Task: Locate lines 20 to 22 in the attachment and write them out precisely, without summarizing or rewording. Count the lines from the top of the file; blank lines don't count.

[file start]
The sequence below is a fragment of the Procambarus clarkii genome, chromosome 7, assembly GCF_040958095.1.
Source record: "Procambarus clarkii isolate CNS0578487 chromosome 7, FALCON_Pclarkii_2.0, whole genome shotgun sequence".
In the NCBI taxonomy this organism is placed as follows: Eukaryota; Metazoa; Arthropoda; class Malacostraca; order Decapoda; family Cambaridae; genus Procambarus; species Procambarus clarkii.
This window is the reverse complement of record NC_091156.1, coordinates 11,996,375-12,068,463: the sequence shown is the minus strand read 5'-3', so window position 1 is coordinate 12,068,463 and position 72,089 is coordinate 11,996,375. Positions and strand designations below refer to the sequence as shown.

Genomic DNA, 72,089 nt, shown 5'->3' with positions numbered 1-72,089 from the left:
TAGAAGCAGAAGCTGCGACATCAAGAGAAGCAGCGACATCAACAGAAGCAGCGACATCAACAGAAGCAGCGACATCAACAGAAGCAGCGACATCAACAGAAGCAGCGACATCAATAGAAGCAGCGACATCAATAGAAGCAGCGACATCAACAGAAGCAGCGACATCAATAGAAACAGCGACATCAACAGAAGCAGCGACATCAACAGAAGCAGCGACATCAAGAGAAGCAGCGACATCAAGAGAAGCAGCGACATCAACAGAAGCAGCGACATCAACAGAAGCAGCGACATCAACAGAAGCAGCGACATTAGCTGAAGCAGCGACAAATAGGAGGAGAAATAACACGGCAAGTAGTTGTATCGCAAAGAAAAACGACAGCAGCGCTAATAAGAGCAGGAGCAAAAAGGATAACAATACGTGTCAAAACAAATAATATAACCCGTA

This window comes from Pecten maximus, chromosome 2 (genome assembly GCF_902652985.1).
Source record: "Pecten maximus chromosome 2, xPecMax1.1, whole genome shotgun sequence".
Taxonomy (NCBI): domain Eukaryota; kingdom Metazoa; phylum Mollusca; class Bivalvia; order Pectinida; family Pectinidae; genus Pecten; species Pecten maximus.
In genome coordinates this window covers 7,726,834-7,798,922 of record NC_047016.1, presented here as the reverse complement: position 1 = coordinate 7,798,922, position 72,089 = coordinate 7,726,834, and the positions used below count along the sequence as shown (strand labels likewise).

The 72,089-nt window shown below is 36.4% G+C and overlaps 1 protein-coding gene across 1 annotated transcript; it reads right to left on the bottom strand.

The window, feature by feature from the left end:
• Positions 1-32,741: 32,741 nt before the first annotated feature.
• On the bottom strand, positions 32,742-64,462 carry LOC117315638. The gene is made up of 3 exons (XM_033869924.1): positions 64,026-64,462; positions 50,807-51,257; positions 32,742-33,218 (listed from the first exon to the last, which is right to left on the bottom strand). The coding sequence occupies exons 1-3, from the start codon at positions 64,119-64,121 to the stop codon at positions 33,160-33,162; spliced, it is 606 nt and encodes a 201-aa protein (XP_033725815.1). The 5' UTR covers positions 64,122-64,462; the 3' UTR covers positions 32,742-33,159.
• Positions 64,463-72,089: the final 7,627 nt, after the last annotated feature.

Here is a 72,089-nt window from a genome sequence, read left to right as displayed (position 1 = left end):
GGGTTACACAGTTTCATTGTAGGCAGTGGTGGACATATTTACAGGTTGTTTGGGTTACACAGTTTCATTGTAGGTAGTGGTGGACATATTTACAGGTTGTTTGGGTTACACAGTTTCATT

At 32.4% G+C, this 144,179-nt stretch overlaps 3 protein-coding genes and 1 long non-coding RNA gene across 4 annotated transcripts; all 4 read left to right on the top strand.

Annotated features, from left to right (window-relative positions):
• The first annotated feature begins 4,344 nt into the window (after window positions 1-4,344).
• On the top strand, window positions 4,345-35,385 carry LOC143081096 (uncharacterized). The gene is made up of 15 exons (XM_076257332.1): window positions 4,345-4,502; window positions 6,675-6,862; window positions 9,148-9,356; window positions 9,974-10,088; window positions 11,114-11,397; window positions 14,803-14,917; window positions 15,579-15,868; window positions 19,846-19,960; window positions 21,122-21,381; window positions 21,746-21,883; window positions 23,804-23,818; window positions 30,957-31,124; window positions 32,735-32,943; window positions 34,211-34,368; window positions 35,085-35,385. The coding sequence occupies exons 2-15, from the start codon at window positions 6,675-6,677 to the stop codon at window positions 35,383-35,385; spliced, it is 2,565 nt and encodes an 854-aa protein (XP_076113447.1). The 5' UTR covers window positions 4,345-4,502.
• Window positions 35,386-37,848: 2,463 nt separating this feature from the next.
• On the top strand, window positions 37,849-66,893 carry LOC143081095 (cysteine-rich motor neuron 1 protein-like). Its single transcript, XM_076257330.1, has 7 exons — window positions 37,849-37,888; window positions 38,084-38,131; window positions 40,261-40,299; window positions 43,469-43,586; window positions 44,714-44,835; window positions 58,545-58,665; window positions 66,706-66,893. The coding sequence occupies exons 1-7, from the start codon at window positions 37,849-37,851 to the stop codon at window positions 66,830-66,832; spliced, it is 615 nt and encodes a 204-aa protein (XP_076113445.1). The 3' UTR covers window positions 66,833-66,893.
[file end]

• The first annotated feature begins 4,344 nt into the window (after window positions 1-4,344).
• On the top strand, window positions 4,345-35,385 carry LOC143081096 (uncharacterized). The gene is made up of 15 exons (XM_076257332.1): window positions 4,345-4,502; window positions 6,675-6,862; window positions 9,148-9,356; window positions 9,974-10,088; window positions 11,114-11,397; window positions 14,803-14,917; window positions 15,579-15,868; window positions 19,846-19,960; window positions 21,122-21,381; window positions 21,746-21,883; window positions 23,804-23,818; window positions 30,957-31,124; window positions 32,735-32,943; window positions 34,211-34,368; window positions 35,085-35,385. The coding sequence occupies exons 2-15, from the start codon at window positions 6,675-6,677 to the stop codon at window positions 35,383-35,385; spliced, it is 2,565 nt and encodes an 854-aa protein (XP_076113447.1). The 5' UTR covers window positions 4,345-4,502.
• Window positions 35,386-37,848: 2,463 nt separating this feature from the next.